A form will take input from the site visitor and then will post it to a back-end application such as CGI, ASP Script or PHP script etc. The back-end application will perform required processing on the passed data based on defined business logic inside the application.

There are various form elements available like text fields, textarea fields, drop-down menus, radio buttons, checkboxes, etc.

<form method="POST">
		<label>First Name</label>
		<input type="text" name="firstName" placeholder="First Name">
		<label>Last Name</label>
		<input type="text" name="lastName">
		<input type="email" name="email">
		<textarea name="message"></textarea>
		<select name="gender">
			<option value="male">Male</option>
			<option value="female">Female</option>
			<option value="other">Other</option>
			<input type="number" name="age" value="30">
			<input type="date" name="birthday">
		<input type="submit" name="submit" value="Submit">


The HTML <button> element represents a clickable button, which can be used in forms or anywhere in a document that needs simple, standard button functionality.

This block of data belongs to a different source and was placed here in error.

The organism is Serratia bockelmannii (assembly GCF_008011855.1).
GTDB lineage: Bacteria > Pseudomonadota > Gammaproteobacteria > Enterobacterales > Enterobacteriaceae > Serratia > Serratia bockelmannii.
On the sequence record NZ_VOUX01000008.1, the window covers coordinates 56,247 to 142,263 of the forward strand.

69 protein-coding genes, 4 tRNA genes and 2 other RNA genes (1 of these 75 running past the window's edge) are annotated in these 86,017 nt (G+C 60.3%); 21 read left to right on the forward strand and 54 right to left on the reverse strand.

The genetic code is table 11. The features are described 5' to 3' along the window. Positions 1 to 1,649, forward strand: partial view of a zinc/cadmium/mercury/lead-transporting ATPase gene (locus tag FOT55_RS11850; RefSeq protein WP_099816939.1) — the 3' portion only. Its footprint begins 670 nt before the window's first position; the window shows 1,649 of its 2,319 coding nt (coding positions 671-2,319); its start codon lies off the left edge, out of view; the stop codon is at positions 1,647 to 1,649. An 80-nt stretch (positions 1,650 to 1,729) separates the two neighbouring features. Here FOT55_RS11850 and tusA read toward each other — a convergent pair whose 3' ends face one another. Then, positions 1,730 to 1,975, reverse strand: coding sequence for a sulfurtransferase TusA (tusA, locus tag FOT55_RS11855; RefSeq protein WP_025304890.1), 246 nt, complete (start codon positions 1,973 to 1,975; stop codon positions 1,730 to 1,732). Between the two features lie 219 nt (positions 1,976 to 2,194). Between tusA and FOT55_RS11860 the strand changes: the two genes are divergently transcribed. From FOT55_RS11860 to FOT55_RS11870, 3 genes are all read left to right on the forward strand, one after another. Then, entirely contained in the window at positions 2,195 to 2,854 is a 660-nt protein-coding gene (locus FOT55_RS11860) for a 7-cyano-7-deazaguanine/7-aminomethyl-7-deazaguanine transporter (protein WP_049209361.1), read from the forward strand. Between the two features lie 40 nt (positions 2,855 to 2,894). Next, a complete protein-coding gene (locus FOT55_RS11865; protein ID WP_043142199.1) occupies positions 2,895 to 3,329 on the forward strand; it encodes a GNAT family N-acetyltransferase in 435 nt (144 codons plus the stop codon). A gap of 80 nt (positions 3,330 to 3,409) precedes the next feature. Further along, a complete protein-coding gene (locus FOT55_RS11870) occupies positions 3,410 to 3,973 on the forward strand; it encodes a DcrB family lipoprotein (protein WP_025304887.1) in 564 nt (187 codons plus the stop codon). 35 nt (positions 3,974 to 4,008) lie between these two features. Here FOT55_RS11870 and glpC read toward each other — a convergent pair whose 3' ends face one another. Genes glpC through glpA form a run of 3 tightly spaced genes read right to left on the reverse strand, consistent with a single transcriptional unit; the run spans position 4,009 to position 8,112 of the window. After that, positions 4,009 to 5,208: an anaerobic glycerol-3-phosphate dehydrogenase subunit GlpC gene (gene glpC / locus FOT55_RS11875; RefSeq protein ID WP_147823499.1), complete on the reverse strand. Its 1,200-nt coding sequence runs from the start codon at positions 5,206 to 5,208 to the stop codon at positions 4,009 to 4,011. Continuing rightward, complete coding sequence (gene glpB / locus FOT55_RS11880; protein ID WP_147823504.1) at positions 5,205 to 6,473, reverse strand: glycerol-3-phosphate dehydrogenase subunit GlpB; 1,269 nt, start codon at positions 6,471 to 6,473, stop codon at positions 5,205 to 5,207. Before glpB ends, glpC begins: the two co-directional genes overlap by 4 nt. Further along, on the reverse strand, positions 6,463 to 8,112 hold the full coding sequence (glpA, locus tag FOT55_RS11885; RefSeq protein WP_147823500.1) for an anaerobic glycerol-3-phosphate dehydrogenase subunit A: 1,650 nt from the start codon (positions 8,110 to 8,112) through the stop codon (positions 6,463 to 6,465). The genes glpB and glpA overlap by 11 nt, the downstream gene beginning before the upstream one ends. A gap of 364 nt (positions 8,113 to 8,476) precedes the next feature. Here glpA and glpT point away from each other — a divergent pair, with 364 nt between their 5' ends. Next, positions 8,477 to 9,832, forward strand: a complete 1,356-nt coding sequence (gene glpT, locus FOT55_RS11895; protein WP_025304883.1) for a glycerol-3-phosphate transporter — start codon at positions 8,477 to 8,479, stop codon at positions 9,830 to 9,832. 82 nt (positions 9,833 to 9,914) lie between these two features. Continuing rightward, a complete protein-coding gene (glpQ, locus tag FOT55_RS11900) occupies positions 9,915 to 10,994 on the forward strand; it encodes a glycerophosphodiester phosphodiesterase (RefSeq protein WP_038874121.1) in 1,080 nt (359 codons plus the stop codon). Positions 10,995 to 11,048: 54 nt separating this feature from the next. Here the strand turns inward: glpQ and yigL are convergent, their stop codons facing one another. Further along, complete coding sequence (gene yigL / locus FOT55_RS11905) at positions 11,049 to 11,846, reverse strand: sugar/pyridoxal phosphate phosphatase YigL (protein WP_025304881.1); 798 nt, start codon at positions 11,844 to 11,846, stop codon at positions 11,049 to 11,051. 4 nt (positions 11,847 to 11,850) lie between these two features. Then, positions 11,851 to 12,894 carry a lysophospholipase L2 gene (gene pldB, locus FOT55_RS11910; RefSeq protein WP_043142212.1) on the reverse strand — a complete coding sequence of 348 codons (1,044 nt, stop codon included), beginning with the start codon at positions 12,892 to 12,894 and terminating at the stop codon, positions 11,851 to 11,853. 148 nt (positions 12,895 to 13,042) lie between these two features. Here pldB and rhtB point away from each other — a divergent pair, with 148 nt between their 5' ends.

<button>Click Me</button>


In the beginning, the Web was just text, and it was really quite boring. Fortunately, it wasn't too long before the ability to embed images (and other more interesting types of content) inside web pages was added. There are other types of multimedia to consider, but it is logical to start with the humble <img> element, used to embed a simple image in a webpage. In this article we'll look at how to use it in depth, including the basics, annotating it with captions using <figure>, and detailing how it relates to CSS background images.

In order to put a simple image on a webpage, we use the <img> element. This is an empty element (meaning that it has no text content or closing tag) that requires a minimum of one attribute to be useful — src (sometimes spoken as its full title, source). The src attribute contains a path pointing to the image you want to embed in the page, which can be a relative or absolute URL, in the same way as <a> element href attribute values.

So for example, if your image is called dinosaur.jpg, and it sits in the same directory as your HTML page, you could embed the image like so:

<img src="dinosaur.jpg">

If the image was in an images subdirectory, which was inside the same directory as the HTML page, then you'd embed it like this: